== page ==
The site also allows for more of a macro view for municipalities and counties. Administrators –who must be authorized- can send a message to a specific neighborhood or to many neighborhoods. The site is especially attractive to emergency responders who may want people to know about a gas leak or traffic delay, but communication isn’t limited to such topics. I’ve used it in Knightdale since autumn, 2014, to notify residents of everything from leaf pickup times to our annual holiday activities.

This image shows how neighborhoods are distinguished visually on the Nextdoor map.

Nextdoor map

The Town of Wake Forest began using Nextdoor in late 2014 and has been happy with its results so far.

“Nextdoor gives us a new channel through which we can both share information and encourage two-way communication,” said Bill Crabtree, Wake Forest Communications and Public Affairs Director.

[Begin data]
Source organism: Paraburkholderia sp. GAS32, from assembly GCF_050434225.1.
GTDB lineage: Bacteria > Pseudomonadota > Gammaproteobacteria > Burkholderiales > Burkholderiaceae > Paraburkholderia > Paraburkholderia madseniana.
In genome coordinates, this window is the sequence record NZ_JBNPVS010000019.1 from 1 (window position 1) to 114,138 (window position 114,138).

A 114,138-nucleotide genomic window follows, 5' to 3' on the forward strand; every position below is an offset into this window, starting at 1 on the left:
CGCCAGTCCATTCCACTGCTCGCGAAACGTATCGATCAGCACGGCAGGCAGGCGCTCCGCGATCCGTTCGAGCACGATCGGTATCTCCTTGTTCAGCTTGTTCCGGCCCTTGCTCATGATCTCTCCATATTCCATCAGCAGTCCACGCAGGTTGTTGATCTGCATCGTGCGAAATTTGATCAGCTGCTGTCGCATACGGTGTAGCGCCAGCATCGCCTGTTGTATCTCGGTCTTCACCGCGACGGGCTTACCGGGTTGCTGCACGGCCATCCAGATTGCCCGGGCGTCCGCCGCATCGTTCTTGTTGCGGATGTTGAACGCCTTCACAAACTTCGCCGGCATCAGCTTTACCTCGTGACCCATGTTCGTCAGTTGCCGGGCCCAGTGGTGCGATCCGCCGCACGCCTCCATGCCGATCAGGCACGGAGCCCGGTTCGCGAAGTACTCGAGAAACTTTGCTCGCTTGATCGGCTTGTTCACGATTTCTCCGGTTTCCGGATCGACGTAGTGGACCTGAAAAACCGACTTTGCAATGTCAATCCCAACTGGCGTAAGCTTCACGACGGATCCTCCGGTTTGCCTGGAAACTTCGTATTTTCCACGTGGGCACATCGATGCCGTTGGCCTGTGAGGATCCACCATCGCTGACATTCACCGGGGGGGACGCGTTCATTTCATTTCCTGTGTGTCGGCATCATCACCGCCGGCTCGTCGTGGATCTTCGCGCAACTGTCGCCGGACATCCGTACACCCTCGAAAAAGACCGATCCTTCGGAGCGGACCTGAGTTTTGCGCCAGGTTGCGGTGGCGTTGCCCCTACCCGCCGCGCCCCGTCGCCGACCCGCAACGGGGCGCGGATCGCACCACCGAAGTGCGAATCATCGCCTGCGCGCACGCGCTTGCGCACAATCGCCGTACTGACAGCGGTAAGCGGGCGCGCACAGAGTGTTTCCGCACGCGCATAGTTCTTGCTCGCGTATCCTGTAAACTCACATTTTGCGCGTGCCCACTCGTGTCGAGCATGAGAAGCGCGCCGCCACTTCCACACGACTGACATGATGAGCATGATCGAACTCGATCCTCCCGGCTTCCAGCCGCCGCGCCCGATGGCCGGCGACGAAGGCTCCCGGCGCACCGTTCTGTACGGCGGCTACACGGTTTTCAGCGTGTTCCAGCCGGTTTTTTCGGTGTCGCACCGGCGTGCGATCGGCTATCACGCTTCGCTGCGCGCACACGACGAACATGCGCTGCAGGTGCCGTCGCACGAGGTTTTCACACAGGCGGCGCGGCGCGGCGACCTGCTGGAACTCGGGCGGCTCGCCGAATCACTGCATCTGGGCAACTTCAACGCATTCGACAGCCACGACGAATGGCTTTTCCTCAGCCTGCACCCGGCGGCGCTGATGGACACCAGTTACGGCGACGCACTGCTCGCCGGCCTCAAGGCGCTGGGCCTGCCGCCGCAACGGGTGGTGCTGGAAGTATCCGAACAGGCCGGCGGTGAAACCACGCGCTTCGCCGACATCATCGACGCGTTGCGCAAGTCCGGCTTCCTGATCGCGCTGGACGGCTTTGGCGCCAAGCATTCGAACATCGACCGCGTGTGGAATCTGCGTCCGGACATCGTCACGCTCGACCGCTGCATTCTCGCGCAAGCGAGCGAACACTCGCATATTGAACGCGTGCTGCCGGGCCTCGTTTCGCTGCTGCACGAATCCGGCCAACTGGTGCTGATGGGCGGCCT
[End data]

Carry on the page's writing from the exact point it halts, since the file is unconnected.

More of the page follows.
There is no charge to a municipality or county to set up a Nextdoor account, but administrators need an official email account to get started. The site will be in touch to ensure you are who you claim to be. Any representative of this site will emphasize that they rely on customer trust and the credibility of those who provide content.

While Nextdoor is perhaps the best known for this approach, at least two similar sites are also online; FrontPorchForum and OurCommonPlace appear to be popular in other parts of the US and Canada.

Google+